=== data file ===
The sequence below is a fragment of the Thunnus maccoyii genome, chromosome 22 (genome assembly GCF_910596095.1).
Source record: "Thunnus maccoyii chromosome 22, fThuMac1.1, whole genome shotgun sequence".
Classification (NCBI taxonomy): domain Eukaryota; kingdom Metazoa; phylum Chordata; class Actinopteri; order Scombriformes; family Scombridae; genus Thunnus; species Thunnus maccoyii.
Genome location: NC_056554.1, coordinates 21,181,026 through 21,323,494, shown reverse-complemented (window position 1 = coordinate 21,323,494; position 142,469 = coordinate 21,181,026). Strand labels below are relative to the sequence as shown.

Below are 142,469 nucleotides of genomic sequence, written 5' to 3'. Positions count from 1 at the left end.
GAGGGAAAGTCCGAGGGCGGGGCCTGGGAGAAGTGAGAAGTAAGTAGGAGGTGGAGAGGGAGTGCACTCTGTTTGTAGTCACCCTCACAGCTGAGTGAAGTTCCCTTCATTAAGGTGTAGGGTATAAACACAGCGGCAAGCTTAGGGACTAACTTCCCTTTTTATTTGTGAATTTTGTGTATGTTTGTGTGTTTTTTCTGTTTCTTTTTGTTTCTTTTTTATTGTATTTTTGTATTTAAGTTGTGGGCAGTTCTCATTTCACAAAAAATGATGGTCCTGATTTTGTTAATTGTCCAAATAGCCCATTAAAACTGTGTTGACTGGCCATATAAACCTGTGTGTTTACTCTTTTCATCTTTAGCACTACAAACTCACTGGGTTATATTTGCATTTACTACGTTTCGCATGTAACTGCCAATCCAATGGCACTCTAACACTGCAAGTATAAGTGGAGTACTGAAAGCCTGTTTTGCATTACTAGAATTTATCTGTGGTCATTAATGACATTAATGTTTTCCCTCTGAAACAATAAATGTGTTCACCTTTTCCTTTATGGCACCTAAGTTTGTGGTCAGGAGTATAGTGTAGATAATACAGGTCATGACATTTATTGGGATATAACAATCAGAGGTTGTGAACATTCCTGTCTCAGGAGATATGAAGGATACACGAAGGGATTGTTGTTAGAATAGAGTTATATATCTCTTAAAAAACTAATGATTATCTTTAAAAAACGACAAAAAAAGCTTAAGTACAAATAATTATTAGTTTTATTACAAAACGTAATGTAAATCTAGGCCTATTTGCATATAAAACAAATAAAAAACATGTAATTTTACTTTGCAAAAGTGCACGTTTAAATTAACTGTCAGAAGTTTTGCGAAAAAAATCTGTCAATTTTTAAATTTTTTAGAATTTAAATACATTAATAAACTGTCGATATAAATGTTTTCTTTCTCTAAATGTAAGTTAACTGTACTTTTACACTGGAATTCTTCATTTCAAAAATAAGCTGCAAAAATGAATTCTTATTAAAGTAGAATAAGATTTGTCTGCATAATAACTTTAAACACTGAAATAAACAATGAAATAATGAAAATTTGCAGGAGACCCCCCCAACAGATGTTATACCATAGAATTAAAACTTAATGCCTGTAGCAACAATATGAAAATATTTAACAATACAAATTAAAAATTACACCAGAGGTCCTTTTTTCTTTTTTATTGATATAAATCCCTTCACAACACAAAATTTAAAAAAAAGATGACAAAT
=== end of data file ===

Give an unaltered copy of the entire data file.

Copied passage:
The sequence below is a fragment of the Thunnus maccoyii genome, chromosome 22 (genome assembly GCF_910596095.1).
Source record: "Thunnus maccoyii chromosome 22, fThuMac1.1, whole genome shotgun sequence".
Classification (NCBI taxonomy): domain Eukaryota; kingdom Metazoa; phylum Chordata; class Actinopteri; order Scombriformes; family Scombridae; genus Thunnus; species Thunnus maccoyii.
Genome location: NC_056554.1, coordinates 21,181,026 through 21,323,494, shown reverse-complemented (window position 1 = coordinate 21,323,494; position 142,469 = coordinate 21,181,026). Strand labels below are relative to the sequence as shown.

Below are 142,469 nucleotides of genomic sequence, written 5' to 3'. Positions count from 1 at the left end.
GAGGGAAAGTCCGAGGGCGGGGCCTGGGAGAAGTGAGAAGTAAGTAGGAGGTGGAGAGGGAGTGCACTCTGTTTGTAGTCACCCTCACAGCTGAGTGAAGTTCCCTTCATTAAGGTGTAGGGTATAAACACAGCGGCAAGCTTAGGGACTAACTTCCCTTTTTATTTGTGAATTTTGTGTATGTTTGTGTGTTTTTTCTGTTTCTTTTTGTTTCTTTTTTATTGTATTTTTGTATTTAAGTTGTGGGCAGTTCTCATTTCACAAAAAATGATGGTCCTGATTTTGTTAATTGTCCAAATAGCCCATTAAAACTGTGTTGACTGGCCATATAAACCTGTGTGTTTACTCTTTTCATCTTTAGCACTACAAACTCACTGGGTTATATTTGCATTTACTACGTTTCGCATGTAACTGCCAATCCAATGGCACTCTAACACTGCAAGTATAAGTGGAGTACTGAAAGCCTGTTTTGCATTACTAGAATTTATCTGTGGTCATTAATGACATTAATGTTTTCCCTCTGAAACAATAAATGTGTTCACCTTTTCCTTTATGGCACCTAAGTTTGTGGTCAGGAGTATAGTGTAGATAATACAGGTCATGACATTTATTGGGATATAACAATCAGAGGTTGTGAACATTCCTGTCTCAGGAGATATGAAGGATACACGAAGGGATTGTTGTTAGAATAGAGTTATATATCTCTTAAAAAACTAATGATTATCTTTAAAAAACGACAAAAAAAGCTTAAGTACAAATAATTATTAGTTTTATTACAAAACGTAATGTAAATCTAGGCCTATTTGCATATAAAACAAATAAAAAACATGTAATTTTACTTTGCAAAAGTGCACGTTTAAATTAACTGTCAGAAGTTTTGCGAAAAAAATCTGTCAATTTTTAAATTTTTTAGAATTTAAATACATTAATAAACTGTCGATATAAATGTTTTCTTTCTCTAAATGTAAGTTAACTGTACTTTTACACTGGAATTCTTCATTTCAAAAATAAGCTGCAAAAATGAATTCTTATTAAAGTAGAATAAGATTTGTCTGCATAATAACTTTAAACACTGAAATAAACAATGAAATAATGAAAATTTGCAGGAGACCCCCCCAACAGATGTTATACCATAGAATTAAAACTTAATGCCTGTAGCAACAATATGAAAATATTTAACAATACAAATTAAAAATTACACCAGAGGTCCTTTTTTCTTTTTTATTGATATAAATCCCTTCACAACACAAAATTTAAAAAAAAGATGACAAAT